In The Great Gatsby, why is it appropriate that Tom’s mistress Myrtle lives right at the edge of the valley of ashes?
Fitzgerald seems interested in showing that Tom Buchanan has upper-class status and an upper-class income but lower-class values and tastes, including his tastes in mistresses. Myrtle is definitely of the lower class. She is pretty but cheap and immoral, as is shown in her conversation, her associates, and the things she buys, including a one-dollar mongrel dog for ten dollars. She is married to a nice but unintelligent and uneducated man who obviously has no future. It is appropriate that they live on the premises of a dying business near a dump-yard. Tom is not democratic but just common and unintelligent. He is comfortable with people like Myrtle and her sister and their friends. For plot purposes it is appropriate that Fitzgerald should have place Myrtle in such an ugly setting because it easily explains to the reader why this woman should be so strongly motivated to get away from it. It is her urgent desire to escape from the place that leads to her death and subsequently to the death of Gatsby.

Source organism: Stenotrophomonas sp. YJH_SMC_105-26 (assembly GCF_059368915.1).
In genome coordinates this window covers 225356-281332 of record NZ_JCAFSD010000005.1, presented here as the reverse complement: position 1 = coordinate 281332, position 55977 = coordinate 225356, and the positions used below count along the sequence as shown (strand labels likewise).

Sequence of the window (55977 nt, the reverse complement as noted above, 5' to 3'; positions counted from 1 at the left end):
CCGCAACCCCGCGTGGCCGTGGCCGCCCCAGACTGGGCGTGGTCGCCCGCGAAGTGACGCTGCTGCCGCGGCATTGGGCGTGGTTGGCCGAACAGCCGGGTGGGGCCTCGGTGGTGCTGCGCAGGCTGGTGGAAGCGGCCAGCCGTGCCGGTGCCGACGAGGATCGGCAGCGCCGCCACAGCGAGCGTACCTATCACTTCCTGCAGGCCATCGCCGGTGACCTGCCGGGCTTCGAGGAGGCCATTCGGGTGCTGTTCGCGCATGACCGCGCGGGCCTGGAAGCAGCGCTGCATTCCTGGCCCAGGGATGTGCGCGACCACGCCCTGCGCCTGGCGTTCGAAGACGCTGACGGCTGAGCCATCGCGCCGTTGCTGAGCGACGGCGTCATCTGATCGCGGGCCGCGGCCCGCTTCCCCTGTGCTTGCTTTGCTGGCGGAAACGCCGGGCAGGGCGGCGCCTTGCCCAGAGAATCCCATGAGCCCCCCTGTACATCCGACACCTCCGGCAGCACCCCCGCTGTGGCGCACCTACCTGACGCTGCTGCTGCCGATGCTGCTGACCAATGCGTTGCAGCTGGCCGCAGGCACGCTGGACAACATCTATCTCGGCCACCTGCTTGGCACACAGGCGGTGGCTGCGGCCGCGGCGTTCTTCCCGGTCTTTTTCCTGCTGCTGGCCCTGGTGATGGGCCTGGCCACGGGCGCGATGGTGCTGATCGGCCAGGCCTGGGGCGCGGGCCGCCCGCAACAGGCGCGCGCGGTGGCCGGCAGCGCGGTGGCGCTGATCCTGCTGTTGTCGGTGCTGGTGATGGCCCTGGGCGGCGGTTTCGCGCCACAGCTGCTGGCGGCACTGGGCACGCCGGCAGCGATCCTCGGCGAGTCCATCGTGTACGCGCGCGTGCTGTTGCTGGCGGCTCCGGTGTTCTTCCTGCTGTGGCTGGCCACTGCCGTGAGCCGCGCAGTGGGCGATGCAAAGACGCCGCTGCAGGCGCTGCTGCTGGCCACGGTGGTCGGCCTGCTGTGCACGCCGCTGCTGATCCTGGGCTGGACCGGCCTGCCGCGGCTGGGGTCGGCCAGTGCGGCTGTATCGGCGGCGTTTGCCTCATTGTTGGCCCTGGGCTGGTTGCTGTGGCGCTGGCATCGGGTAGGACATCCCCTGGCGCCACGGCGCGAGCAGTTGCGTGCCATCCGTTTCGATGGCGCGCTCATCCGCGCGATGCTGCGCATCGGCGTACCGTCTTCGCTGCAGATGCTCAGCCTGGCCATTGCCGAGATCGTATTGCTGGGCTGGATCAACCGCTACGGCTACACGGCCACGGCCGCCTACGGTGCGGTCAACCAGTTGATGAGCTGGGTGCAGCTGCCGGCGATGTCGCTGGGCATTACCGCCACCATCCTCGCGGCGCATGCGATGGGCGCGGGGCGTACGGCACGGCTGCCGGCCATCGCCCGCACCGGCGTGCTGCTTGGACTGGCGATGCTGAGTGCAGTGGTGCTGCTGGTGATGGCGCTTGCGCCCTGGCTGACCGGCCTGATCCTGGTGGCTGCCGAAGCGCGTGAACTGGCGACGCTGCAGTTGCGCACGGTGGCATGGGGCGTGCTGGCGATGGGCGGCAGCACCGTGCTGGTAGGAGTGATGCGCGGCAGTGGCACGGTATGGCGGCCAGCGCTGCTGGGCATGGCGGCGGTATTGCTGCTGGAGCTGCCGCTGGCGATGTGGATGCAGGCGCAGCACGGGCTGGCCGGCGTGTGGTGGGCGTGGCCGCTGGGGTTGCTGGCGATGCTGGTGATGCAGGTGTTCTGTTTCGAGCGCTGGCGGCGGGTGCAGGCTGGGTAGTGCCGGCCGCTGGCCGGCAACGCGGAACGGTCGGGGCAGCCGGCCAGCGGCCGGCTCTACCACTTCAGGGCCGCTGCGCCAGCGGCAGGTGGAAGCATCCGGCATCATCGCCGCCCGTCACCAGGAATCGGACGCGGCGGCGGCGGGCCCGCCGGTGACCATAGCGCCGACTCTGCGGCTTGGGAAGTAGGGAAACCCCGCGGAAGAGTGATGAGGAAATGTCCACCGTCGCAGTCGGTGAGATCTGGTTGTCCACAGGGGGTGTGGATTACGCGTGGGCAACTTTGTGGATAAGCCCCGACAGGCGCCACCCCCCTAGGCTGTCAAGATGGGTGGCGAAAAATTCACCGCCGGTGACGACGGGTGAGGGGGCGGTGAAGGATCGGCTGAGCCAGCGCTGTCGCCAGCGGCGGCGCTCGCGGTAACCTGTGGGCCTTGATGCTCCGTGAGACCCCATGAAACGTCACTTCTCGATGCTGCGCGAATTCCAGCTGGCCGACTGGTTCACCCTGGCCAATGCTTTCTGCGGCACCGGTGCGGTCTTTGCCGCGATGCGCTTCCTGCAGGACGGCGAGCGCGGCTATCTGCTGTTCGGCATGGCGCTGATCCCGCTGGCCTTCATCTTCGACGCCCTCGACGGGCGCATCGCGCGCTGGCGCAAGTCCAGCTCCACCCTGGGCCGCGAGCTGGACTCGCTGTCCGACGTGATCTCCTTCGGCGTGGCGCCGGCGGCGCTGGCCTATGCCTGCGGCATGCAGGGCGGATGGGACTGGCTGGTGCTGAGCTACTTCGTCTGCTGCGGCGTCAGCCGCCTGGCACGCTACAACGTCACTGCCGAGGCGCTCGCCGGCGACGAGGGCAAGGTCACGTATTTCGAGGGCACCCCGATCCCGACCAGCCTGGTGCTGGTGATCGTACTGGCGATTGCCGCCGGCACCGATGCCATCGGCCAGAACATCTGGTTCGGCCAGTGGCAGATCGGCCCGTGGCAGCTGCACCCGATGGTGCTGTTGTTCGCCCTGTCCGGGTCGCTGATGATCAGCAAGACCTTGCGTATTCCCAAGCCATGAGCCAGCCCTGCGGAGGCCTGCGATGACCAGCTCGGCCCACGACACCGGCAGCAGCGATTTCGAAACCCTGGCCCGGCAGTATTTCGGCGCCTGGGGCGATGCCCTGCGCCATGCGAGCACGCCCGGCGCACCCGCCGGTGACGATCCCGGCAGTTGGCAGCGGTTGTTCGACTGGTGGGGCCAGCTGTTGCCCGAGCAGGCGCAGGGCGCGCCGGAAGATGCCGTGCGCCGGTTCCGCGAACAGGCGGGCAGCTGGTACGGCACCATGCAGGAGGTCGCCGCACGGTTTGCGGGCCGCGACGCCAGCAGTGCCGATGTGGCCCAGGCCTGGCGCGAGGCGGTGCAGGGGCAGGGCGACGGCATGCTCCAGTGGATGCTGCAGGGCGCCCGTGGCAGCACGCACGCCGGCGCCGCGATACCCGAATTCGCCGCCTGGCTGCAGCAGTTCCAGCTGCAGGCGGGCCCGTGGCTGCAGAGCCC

The valley of ashes is symbolic of the hopelessness that dominates the lives of its residents, including Myrtle and George Wilson. Those unfortunates who live in the valley of ashes cope with gray lives, gray houses, gray prospects for the future.
Myrtle lives above George's garage, within the valley of ashes but close to the edge of the area. The closeness to the outside world is important because it reflects the opportunities Myrtle has to escape from George and her valley home when Tom takes her away.
These events occur at Tom's convenience; Myrtle would never be able to get away from the valley by herself but could imagine herself in another world every time she threw "a regal homecoming glance around the neighborhood" and entered "one slice in a long white cake of apartment-houses."